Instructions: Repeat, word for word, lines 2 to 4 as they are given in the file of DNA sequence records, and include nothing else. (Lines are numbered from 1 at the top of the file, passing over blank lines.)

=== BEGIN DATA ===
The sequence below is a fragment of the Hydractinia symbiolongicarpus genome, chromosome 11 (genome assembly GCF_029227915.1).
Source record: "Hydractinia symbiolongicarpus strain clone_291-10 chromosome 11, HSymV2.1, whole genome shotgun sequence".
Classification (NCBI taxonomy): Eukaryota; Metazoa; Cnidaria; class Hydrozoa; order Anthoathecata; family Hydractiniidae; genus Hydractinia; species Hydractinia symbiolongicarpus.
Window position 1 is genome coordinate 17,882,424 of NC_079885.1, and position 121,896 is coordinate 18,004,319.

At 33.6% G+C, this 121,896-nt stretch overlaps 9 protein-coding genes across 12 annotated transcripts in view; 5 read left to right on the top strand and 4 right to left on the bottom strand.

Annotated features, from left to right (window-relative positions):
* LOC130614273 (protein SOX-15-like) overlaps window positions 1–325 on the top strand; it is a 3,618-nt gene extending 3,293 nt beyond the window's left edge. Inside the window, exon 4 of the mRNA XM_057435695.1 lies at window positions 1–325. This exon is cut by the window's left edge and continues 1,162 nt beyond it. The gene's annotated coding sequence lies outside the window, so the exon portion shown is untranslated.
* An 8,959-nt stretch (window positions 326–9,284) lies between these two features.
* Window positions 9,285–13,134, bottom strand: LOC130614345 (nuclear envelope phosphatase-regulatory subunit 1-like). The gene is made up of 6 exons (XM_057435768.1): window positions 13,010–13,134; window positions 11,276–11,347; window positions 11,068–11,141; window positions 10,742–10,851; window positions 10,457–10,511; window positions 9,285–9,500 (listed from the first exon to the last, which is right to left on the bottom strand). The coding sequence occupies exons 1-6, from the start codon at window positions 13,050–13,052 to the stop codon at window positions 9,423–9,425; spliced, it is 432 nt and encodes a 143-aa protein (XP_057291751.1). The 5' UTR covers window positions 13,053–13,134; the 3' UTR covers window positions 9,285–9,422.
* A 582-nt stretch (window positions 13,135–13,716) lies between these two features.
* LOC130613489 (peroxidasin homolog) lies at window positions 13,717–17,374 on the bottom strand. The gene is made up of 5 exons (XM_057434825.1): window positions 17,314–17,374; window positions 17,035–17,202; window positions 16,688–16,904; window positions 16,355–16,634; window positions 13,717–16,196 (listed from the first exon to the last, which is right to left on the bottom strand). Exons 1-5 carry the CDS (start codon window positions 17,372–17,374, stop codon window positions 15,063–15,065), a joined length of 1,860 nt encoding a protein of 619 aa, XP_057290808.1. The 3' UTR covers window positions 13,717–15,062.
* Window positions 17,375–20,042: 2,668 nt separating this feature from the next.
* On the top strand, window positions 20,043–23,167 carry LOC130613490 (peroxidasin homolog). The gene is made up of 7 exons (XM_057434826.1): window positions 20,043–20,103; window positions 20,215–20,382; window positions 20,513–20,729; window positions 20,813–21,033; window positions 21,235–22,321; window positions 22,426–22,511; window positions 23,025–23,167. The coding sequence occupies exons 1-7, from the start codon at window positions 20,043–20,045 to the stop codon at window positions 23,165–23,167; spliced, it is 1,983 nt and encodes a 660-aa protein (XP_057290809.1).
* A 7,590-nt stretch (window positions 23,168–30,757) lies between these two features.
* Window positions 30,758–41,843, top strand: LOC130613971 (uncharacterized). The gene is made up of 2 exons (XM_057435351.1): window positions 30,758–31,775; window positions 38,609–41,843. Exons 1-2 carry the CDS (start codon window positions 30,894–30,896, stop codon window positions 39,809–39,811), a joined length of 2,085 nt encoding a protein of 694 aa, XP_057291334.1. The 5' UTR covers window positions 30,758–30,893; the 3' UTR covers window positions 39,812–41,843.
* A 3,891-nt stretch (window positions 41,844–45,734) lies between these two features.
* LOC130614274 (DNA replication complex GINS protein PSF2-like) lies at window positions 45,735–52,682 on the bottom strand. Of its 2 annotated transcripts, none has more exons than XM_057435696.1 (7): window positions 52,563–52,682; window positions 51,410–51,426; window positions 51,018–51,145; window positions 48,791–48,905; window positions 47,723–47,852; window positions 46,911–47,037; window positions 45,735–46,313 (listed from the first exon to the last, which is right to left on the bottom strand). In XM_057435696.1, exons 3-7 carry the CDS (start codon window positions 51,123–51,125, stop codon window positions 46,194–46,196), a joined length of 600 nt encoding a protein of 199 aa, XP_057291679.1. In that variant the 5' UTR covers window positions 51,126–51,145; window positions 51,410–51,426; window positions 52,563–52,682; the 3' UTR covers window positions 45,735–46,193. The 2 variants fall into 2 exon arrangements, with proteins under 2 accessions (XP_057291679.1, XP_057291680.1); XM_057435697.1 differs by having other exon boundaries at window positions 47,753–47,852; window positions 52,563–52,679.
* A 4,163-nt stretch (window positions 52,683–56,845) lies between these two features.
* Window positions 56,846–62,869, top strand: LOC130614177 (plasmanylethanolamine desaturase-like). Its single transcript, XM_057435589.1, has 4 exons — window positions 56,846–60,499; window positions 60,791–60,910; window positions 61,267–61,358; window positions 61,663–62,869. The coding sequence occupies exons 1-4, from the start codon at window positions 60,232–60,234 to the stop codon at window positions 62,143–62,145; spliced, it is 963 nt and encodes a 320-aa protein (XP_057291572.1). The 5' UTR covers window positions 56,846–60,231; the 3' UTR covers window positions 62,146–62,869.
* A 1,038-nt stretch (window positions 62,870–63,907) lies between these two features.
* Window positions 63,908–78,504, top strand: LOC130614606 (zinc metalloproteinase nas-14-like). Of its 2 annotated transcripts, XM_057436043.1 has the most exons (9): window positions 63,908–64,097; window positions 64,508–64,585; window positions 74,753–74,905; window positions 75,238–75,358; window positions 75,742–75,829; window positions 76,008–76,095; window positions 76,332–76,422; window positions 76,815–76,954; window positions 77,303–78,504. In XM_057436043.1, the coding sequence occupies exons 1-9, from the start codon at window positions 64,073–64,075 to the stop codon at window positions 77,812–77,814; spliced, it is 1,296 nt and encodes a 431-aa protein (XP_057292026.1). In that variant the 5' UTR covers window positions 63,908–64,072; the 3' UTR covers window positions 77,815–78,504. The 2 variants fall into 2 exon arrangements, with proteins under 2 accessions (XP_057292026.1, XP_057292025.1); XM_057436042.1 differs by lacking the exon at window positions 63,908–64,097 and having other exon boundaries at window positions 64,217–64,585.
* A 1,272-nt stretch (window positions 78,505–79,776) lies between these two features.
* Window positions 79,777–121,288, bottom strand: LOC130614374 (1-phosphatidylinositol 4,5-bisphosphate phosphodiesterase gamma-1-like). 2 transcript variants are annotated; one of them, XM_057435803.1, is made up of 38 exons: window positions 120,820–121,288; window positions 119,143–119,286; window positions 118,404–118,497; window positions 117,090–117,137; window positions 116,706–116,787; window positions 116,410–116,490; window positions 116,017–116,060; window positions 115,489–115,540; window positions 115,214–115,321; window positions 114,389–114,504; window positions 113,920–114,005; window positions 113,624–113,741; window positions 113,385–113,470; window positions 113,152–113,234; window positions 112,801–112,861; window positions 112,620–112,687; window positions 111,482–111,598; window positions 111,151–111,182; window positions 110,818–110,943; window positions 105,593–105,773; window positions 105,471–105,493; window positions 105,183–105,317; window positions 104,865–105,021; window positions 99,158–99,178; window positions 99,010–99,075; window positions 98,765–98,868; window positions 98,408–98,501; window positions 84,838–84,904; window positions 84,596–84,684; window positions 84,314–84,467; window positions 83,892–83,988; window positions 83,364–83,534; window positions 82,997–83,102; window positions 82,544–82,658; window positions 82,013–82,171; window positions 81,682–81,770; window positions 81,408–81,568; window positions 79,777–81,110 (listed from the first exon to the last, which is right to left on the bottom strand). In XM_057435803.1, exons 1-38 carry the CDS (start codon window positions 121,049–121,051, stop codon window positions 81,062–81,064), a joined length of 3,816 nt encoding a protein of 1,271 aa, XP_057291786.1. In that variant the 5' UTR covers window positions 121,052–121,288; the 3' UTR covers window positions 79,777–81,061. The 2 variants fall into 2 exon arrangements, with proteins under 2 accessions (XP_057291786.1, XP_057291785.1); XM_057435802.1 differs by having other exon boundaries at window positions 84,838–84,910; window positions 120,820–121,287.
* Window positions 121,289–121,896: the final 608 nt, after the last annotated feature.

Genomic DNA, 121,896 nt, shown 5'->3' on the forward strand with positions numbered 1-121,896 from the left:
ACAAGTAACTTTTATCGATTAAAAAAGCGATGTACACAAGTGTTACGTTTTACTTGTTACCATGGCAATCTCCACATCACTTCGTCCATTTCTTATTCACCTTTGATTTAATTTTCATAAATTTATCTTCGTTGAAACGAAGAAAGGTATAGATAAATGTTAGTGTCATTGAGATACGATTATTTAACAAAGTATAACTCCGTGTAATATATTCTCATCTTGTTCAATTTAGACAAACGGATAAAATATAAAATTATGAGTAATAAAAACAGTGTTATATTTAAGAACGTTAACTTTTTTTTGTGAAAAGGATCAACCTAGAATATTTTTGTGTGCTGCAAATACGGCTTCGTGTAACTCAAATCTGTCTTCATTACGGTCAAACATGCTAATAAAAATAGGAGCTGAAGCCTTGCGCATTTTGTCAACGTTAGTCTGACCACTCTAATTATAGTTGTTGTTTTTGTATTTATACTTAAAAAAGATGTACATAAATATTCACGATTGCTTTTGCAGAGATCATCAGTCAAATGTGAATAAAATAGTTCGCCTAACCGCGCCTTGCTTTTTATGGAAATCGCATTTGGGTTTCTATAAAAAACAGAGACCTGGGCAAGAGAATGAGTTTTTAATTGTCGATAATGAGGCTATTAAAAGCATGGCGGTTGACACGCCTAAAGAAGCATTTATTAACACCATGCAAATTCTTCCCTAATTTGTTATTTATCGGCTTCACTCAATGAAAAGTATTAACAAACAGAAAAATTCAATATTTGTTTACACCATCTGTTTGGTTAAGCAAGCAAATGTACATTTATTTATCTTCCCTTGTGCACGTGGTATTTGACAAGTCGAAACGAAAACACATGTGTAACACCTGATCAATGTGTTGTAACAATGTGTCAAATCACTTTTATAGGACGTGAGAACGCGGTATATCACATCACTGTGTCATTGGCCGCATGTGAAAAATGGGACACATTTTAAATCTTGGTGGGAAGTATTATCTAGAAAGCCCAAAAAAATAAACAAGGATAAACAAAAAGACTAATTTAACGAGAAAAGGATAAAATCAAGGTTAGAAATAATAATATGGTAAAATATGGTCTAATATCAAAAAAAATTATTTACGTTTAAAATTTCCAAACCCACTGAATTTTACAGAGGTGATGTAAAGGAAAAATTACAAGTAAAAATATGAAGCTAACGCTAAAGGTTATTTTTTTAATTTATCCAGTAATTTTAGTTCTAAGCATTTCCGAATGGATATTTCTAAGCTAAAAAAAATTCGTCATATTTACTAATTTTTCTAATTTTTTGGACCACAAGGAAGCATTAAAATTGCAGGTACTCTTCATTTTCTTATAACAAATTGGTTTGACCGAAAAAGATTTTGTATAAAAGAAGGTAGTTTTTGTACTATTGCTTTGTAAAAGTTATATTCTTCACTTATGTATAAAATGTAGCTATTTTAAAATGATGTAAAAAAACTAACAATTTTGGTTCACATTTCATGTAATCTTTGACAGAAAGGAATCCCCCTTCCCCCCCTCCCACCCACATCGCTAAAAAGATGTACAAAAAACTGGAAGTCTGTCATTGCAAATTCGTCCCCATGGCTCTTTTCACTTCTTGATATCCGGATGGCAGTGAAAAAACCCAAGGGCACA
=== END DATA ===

Source record: "Hydractinia symbiolongicarpus strain clone_291-10 chromosome 11, HSymV2.1, whole genome shotgun sequence".
Classification (NCBI taxonomy): Eukaryota; Metazoa; Cnidaria; class Hydrozoa; order Anthoathecata; family Hydractiniidae; genus Hydractinia; species Hydractinia symbiolongicarpus.
Window position 1 is genome coordinate 17,882,424 of NC_079885.1, and position 121,896 is coordinate 18,004,319.